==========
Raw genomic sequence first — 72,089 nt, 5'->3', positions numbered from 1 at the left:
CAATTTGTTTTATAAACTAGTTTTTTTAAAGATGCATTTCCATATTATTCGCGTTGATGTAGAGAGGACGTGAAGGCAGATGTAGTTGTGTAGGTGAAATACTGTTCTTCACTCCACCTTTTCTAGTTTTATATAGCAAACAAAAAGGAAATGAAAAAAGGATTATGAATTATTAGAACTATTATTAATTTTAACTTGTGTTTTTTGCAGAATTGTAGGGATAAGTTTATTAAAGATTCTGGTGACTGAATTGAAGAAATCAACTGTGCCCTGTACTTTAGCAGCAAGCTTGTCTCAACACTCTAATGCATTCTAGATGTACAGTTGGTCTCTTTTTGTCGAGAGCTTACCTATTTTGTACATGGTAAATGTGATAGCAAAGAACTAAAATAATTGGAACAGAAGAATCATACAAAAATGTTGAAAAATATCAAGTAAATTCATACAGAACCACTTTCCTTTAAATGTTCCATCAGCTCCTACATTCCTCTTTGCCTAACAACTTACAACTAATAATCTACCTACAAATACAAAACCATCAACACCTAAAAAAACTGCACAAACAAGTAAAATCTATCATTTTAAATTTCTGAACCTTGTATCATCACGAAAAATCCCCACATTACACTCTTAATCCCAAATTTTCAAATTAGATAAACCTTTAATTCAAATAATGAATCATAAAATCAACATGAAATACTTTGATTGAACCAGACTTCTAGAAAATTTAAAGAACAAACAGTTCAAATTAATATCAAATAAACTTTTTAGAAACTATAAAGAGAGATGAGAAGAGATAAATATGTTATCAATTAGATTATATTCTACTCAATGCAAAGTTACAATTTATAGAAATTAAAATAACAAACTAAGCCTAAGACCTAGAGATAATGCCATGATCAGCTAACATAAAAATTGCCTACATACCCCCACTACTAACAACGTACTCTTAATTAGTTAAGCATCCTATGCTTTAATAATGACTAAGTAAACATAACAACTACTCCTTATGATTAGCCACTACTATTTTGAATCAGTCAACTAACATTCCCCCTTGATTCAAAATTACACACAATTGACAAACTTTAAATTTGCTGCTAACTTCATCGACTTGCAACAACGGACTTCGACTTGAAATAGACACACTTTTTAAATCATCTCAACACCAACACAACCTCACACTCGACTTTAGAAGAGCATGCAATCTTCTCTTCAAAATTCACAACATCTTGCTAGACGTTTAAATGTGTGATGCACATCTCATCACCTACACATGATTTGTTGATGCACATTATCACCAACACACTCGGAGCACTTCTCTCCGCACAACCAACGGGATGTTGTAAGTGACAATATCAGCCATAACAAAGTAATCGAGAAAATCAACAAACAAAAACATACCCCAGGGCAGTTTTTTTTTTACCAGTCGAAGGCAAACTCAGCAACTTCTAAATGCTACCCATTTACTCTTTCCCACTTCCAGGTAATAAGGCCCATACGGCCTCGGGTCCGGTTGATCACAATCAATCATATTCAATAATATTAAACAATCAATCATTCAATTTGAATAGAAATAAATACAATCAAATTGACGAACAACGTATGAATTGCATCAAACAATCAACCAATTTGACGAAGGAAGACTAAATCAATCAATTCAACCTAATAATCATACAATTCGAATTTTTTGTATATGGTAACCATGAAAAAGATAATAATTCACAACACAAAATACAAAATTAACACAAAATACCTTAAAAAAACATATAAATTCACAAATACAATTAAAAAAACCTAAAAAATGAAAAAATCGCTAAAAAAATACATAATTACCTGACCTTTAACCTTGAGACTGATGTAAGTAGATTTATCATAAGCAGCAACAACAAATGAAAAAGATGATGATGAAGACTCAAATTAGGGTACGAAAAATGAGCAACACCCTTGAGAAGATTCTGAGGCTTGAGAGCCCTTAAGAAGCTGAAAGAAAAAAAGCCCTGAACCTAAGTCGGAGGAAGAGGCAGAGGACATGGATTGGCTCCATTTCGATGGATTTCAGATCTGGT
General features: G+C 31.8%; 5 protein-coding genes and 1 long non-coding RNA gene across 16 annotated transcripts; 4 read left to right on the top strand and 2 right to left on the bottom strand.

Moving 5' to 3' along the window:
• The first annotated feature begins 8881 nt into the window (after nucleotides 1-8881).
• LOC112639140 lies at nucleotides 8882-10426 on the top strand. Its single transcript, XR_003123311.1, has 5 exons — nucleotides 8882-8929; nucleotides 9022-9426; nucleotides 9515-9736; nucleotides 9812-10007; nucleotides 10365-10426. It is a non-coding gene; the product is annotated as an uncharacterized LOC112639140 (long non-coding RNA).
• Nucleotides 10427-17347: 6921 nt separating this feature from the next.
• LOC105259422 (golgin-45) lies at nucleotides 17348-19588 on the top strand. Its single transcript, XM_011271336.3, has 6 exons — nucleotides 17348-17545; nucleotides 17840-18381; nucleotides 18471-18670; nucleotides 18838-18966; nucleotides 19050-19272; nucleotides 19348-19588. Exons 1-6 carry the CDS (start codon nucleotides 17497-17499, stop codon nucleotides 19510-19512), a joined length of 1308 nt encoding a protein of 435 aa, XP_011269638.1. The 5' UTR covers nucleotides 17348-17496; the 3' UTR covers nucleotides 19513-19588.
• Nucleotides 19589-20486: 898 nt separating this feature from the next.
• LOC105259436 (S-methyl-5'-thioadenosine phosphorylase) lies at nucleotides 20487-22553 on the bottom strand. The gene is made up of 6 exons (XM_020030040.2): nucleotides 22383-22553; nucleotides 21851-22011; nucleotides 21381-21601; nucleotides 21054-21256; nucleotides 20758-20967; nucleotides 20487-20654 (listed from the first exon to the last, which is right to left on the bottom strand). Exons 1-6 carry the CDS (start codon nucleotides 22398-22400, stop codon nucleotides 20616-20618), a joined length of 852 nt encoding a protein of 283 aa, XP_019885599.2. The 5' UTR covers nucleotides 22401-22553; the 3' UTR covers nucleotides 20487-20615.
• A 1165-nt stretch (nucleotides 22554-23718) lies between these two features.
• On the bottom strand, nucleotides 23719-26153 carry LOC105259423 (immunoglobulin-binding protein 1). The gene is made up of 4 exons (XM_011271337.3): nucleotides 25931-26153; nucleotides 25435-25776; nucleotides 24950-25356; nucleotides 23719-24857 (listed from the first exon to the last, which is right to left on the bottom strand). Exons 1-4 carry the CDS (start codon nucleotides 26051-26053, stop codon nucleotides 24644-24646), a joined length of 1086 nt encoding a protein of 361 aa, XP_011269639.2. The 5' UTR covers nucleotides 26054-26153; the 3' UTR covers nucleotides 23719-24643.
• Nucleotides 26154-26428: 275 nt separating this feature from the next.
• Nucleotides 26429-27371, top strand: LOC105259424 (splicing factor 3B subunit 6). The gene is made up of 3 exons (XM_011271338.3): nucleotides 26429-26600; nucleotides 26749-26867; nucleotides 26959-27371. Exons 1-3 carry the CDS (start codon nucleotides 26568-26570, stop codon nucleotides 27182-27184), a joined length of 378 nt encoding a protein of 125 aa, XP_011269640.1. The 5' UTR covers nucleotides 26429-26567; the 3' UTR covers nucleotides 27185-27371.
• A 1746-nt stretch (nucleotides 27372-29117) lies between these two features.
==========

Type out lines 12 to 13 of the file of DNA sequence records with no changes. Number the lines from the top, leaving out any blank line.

• On the bottom strand, nucleotides 23719-26153 carry LOC105259423 (immunoglobulin-binding protein 1). The gene is made up of 4 exons (XM_011271337.3): nucleotides 25931-26153; nucleotides 25435-25776; nucleotides 24950-25356; nucleotides 23719-24857 (listed from the first exon to the last, which is right to left on the bottom strand). Exons 1-4 carry the CDS (start codon nucleotides 26051-26053, stop codon nucleotides 24644-24646), a joined length of 1086 nt encoding a protein of 361 aa, XP_011269639.2. The 5' UTR covers nucleotides 26054-26153; the 3' UTR covers nucleotides 23719-24643.
• Nucleotides 26154-26428: 275 nt separating this feature from the next.